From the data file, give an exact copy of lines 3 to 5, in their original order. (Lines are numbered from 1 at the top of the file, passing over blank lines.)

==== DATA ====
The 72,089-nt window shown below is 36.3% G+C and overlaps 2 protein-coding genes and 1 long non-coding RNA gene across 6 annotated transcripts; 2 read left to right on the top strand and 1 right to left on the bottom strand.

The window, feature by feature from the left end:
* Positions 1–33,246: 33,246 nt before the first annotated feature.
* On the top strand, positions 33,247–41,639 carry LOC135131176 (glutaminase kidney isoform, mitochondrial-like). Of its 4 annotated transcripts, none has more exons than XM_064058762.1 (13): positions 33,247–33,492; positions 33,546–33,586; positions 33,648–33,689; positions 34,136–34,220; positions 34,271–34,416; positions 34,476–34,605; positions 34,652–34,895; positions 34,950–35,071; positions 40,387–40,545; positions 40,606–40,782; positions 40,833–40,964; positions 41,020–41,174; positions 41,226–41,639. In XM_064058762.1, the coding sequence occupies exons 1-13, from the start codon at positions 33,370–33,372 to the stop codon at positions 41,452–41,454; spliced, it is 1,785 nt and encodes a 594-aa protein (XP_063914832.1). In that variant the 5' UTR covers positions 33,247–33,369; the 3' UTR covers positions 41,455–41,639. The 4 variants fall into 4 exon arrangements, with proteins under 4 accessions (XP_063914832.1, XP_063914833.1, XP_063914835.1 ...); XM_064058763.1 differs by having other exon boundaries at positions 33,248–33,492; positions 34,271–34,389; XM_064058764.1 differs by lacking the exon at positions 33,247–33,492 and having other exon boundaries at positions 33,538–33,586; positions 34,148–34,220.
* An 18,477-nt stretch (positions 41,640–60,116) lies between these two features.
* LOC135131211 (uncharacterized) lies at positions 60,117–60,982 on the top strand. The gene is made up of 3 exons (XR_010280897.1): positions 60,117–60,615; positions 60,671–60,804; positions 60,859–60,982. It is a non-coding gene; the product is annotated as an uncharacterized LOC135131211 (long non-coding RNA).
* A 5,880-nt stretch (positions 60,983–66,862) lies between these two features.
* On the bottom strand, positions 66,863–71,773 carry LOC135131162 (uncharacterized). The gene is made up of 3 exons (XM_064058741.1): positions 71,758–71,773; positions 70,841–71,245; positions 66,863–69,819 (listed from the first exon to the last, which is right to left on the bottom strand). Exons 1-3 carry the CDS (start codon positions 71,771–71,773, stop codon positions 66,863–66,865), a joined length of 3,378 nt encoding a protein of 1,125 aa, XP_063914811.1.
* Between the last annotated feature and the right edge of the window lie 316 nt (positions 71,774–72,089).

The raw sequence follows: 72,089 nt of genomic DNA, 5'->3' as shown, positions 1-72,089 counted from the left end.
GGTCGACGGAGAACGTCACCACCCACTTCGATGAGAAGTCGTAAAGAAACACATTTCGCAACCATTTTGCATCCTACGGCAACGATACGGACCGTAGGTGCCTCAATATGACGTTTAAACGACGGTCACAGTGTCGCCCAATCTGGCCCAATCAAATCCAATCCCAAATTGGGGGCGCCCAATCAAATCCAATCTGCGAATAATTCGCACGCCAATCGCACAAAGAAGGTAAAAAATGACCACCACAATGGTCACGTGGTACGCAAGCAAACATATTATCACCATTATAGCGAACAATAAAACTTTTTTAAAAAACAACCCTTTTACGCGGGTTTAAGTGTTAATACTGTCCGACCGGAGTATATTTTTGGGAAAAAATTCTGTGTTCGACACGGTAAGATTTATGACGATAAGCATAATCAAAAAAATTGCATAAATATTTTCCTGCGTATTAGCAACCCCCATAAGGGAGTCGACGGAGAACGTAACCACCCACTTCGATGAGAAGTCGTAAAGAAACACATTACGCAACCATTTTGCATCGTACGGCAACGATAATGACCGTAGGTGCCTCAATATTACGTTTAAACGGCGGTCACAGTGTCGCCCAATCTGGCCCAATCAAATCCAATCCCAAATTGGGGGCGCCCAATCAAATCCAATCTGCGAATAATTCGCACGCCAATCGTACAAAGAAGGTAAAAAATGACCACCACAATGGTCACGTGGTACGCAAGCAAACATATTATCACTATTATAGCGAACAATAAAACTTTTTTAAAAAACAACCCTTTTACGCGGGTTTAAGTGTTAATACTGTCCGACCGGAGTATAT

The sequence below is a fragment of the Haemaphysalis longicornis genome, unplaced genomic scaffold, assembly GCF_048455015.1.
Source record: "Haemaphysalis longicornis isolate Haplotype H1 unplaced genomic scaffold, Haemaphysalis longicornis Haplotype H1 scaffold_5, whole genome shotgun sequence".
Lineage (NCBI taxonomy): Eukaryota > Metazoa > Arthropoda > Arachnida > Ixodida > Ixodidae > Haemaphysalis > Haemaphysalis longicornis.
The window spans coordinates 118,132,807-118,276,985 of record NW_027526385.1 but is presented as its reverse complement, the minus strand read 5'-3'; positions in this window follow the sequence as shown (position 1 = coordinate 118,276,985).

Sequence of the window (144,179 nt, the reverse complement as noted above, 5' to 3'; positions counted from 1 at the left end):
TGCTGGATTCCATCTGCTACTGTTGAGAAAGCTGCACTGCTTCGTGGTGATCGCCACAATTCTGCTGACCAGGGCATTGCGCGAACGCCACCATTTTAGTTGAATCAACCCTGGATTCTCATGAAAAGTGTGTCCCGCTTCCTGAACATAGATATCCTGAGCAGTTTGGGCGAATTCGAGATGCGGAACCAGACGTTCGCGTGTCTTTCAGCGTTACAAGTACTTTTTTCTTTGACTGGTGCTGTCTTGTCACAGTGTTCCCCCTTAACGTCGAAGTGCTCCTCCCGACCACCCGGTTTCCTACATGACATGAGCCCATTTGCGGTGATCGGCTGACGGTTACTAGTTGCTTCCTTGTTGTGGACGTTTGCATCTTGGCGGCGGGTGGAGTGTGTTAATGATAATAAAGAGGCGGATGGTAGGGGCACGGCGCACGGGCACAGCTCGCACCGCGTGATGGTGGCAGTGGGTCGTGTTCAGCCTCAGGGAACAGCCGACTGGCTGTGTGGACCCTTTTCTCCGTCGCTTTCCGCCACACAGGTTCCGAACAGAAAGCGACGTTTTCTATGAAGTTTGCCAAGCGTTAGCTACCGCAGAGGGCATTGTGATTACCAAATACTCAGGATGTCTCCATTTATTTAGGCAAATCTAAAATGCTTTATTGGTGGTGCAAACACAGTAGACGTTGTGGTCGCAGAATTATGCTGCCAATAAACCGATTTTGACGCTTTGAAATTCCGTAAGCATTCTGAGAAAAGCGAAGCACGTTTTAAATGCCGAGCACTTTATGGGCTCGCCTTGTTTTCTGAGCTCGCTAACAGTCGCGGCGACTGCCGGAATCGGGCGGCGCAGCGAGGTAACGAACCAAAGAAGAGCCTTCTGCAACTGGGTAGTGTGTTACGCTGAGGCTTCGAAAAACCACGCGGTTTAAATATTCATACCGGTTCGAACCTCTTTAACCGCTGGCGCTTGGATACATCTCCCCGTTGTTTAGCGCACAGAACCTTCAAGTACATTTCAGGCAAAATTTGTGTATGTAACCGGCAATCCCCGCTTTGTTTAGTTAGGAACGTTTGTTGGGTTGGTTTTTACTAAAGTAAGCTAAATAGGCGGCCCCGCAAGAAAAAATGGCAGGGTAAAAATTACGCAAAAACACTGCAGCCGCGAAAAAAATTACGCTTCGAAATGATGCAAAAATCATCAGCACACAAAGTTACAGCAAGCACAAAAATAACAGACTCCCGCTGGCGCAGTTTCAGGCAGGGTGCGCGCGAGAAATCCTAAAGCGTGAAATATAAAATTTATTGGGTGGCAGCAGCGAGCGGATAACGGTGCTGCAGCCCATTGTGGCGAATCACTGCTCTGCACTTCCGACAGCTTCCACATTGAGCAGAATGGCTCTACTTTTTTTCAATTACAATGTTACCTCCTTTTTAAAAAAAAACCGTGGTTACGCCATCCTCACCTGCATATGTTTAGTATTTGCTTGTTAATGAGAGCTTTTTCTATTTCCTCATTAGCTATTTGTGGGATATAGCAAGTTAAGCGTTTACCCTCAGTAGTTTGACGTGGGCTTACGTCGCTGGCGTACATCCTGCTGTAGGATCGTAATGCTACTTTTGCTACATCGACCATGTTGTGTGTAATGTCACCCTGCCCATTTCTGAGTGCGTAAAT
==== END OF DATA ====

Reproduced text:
* Positions 1–33,246: 33,246 nt before the first annotated feature.
* On the top strand, positions 33,247–41,639 carry LOC135131176 (glutaminase kidney isoform, mitochondrial-like). Of its 4 annotated transcripts, none has more exons than XM_064058762.1 (13): positions 33,247–33,492; positions 33,546–33,586; positions 33,648–33,689; positions 34,136–34,220; positions 34,271–34,416; positions 34,476–34,605; positions 34,652–34,895; positions 34,950–35,071; positions 40,387–40,545; positions 40,606–40,782; positions 40,833–40,964; positions 41,020–41,174; positions 41,226–41,639. In XM_064058762.1, the coding sequence occupies exons 1-13, from the start codon at positions 33,370–33,372 to the stop codon at positions 41,452–41,454; spliced, it is 1,785 nt and encodes a 594-aa protein (XP_063914832.1). In that variant the 5' UTR covers positions 33,247–33,369; the 3' UTR covers positions 41,455–41,639. The 4 variants fall into 4 exon arrangements, with proteins under 4 accessions (XP_063914832.1, XP_063914833.1, XP_063914835.1 ...); XM_064058763.1 differs by having other exon boundaries at positions 33,248–33,492; positions 34,271–34,389; XM_064058764.1 differs by lacking the exon at positions 33,247–33,492 and having other exon boundaries at positions 33,538–33,586; positions 34,148–34,220.
* An 18,477-nt stretch (positions 41,640–60,116) lies between these two features.